20Special considerations with Hip Fractures/Repair/Replacement Do NOTForce flexion >90Force adductionForce internal rotationCross legsPut footwear on without assistive device before 8 weeksSit on chair without arms to aid in raising to standDOUse elevated toilet seatPlace chair inside shower or tubUse pillow between legs when on sideKeep hip in neutral positionNotify surgeon if severe pain, deformity or loss of functionIt is critical that you know these Do’s and Don’ts and that you could implement them into a plan for patient teaching regarding recovery from hip surgery.
21Continued Strategies for Hip Repair/Replacements Provide abduction pillow to prevent adductionMonitor and manage complicationsNeurovascularDVTPulmonarySkinBladder controlDelayed complications: infection, nonunion, avascular necrosis, fixation device problems.Monitor drainage from site (hemovacs)ml of drainage is common in first day
22Cast Application Analgesic: admin ordered analgesic Skin preparation: clean, drySupport body part during applicationMonitor smoothness of cast materialPosition limp on pillow to dry, elevated above heart.Position client comfortably - q2hrPrepare for discharge
235 P Assessment Pain Pallor Pulselessness Paresthesia Paralysis Following cast application, monitoring for immediate complications includes assessing the 5 Ps
24Unexpected Outcomes of Casting MalunionOsteomyelitisPressure ulcerMuscle weaknessCold extremitySkin irritationUnable to perform cast care
25Post Removal Observe underlying skin: colour, temp, integrity Assess client’s verbal and nonverbal responsesExplain exercise plan and demonstrate exercisesSkin careClient’s are often disappointed with the appearance of a limb following cast removal – muscle atrophy, skin condition, and even hair growth may impact their response.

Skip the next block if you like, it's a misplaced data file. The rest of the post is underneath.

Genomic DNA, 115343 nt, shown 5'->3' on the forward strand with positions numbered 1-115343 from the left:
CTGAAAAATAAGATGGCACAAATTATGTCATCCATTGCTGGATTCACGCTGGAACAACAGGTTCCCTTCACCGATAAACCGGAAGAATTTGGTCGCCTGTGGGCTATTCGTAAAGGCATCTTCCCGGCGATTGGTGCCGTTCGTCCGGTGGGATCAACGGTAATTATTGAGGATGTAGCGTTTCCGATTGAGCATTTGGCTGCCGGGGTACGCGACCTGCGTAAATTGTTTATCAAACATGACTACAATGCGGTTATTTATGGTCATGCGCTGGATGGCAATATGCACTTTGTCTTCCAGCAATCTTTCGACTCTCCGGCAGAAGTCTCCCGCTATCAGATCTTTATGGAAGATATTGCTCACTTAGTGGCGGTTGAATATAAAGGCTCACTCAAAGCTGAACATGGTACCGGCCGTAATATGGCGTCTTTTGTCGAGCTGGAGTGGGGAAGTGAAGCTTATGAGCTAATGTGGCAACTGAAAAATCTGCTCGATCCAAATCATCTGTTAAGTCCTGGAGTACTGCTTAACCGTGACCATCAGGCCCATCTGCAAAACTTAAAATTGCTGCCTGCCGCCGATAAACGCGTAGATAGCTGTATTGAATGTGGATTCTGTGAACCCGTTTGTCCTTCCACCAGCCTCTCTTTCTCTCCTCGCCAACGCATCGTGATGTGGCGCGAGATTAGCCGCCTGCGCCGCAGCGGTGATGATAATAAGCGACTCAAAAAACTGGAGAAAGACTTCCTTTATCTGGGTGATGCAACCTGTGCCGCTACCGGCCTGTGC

26Traction Maintain established line of pull Prevent friction of skin Maintain counteractionContinuous (usually)Maintain correct body alignmentWhen casting or open reduction alone are not sufficient for realigning a fracture, traction may be implemented.
28Skin Traction Non-invasive Assess traction set-up Assess mobility restrictionsAssess PainAssess NV statusUnderstanding Intermittent releasePatients in traction will experience an extreme limitation in movement and mobility. Nursing measures must focus on this reality.
29Skeletal TractionTraction is external and internal (via pins, wires, nails)Similar care principles as skin traction.ContinuousPin CareInspect pins every 8 hours at minimum
30While this may be a drawing of skin or skeletal fracture, the point of including it is to illustrate the forces involved in traction.Free hanging weights are often used to create the force needed for traction. Part of assessing the traction set-up is ensuring that weights are indeed hanging freely and not subject to interference by activity of patient or others within the room (you don’t want visitors going by and pulling on the weights or swinging them around.--- ouch!!!)
31Principles of Traction Weights or traction never removed unless orderedPatient must be in proper alignmentRopes unobstructedWeights hang freeKnots or other devices not hung-up on pulleys or bedframe
32Amputation Levels: determined by Circulation and function at most distal end that will healComplications: hemorrhage, infection, skin breakdown, joint contracture and phantom painRehabilitation: multidisciplinaryNursing Managementrelieving painminimizing altered sensory perceptionpromoting wound healingenhancing body imageself-care
33Amputation Stump Dressing Promote healingResidual limb shaping for prosthesis fittingControl edemaGentle handlingAseptic techniqueClosed rigid or soft dressing